Amber Heard has insisted she never wanted the world to know the details of her years of alleged abuse by Johnny Depp as she concluded her evidence in her ex-husband's libel case against a British tabloid.
Taking the witness stand for a fourth straight day, Heard testified that everything she had said at the High Court in London was true.
She said she just wanted to be "left alone" after the break-up of her and Depp's tempestuous marriage and that she wanted to "save him the embarrassment".
"I didn't want to do this, I did not want to expose this totality of what really happened to me," Heard said.
"I didn't want to talk about everything that happened in our marriage and happened in our relationship."
She also suggested that having details of her relationship with Depp dissected in open court had and would continue to damage her career.
"What woman has ever benefited from being a victim of domestic violence?" she asked.
Heard was in court because Depp, 57, is suing News Group Newspapers, the publisher of The Sun, and the newspaper's executive editor, Dan Wootton, over an April 2018 article that labeled him a "wife beater".
The Sun's defence relies on 14 allegations made by Heard of violence by Depp between 2013 and 2016, in settings as varied as a rented house in Australia, his private island in the Bahamas and a private jet.
In her testimony on Thursday, the actress-model reiterated allegations that Depp would go on a "bender" that often lasted days and abuse her when he was high on drugs or was drunk.
"Johnny, when he was clean and sober, could be a wonderful person, generous, loving," she said.
"He's a remarkable man when he's like that and I loved him. The other side of him was a monster but I always held out hope he would get clean and sober."
In her first three days of testimony, Heard, 34, accused Depp of an array of acts of violence, including throwing bottles at her "like grenades," headbutting her and even of stubbing out a cigarette on his cheek.
She has claimed that she often feared for her life during their tempestuous relationship.
Sasha Wass, the lawyer representing NGN, read out a series of text messages that Heard had sent to her mother, including one from March 2013 that said: "He's nuts, mum. Violent and crazy. I'm heartbroken that this is who I love."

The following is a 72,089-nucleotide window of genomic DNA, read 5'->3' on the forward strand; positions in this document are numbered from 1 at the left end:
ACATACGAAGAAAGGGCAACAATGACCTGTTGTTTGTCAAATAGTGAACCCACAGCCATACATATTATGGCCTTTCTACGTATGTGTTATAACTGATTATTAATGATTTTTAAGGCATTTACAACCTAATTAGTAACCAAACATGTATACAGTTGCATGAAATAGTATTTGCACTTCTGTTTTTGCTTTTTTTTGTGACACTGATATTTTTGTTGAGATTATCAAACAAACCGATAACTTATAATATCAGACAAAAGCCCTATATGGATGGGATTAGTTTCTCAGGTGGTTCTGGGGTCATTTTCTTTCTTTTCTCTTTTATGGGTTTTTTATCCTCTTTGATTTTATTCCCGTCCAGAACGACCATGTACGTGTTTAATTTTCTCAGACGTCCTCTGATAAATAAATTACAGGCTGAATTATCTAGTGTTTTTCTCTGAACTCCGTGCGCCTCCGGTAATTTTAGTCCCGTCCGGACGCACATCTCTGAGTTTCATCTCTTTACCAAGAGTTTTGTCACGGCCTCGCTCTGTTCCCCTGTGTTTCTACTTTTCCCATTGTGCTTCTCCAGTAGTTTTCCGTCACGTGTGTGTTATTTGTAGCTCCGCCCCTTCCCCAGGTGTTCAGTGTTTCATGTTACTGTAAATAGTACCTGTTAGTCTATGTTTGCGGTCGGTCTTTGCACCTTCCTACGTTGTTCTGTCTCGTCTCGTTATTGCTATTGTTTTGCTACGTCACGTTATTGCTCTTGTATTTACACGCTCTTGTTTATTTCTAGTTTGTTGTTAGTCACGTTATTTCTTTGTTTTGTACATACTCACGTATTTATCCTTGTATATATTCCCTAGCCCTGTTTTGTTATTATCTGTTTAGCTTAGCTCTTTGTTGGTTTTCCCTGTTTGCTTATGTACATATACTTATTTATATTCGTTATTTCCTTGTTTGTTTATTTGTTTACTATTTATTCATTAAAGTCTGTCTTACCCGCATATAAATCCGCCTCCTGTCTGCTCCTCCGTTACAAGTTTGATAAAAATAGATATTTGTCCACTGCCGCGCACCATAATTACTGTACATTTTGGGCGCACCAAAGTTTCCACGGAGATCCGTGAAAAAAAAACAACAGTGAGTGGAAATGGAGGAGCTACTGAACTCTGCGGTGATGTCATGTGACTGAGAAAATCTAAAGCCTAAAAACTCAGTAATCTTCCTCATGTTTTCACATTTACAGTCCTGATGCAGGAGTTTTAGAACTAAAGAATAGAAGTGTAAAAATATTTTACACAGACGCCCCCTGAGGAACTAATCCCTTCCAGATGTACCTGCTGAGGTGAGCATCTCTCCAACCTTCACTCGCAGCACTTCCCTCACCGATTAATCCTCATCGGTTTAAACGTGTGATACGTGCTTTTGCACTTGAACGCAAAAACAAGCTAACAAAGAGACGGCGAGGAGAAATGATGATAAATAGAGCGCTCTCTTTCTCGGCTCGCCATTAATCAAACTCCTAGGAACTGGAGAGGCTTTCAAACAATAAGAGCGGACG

Depp denies abusing Heard and claims she was the aggressor during their relationship.
He missed Heard's testimony on Thursday after arriving late to court.
Heard was followed on the witness stand by her sister, Whitney Henriquez, who was quizzed by Depp's lawyer, Eleanor Laws, about a number of alleged incidents that are at the heart of the case.
Henriquez denied Laws' suggestion that she was doing her "absolute best" to throw her sister a "lifeline".
In written evidence to the court, Henriquez said she "felt sick" in September 2013 when she learned her sister was going to marry Depp and told Heard that "putting a ring on her finger was not going to stop him hitting her".
During the first two weeks of case testimony at the High Court, judge Andrew Nicol heard from Depp and from several current or former employees who backed his version of events.
In his testimony, Depp said he was the one being abused by Heard and that she had a history of being violent against him.
In written testimony released to the court, Heard said that at various times during her and Depp's relationship she endured "punching, slapping, kicking, head-butting and choking".
She said some incidents were so severe she was "afraid he was going to kill me, either intentionally or just by losing control and going too far".
She said he blamed his actions on "a self-created third party" that he referred to as "the monster".
Depp and Heard met on the set of the film The Rum Diary, released in 2011.
They married in Los Angeles in February 2015.
Heard filed for divorce the following year, and it was finalised in 2017.
The case is due to finish next week with closing submissions from both sides' legal teams on Monday and Tuesday.
Australian Associated Press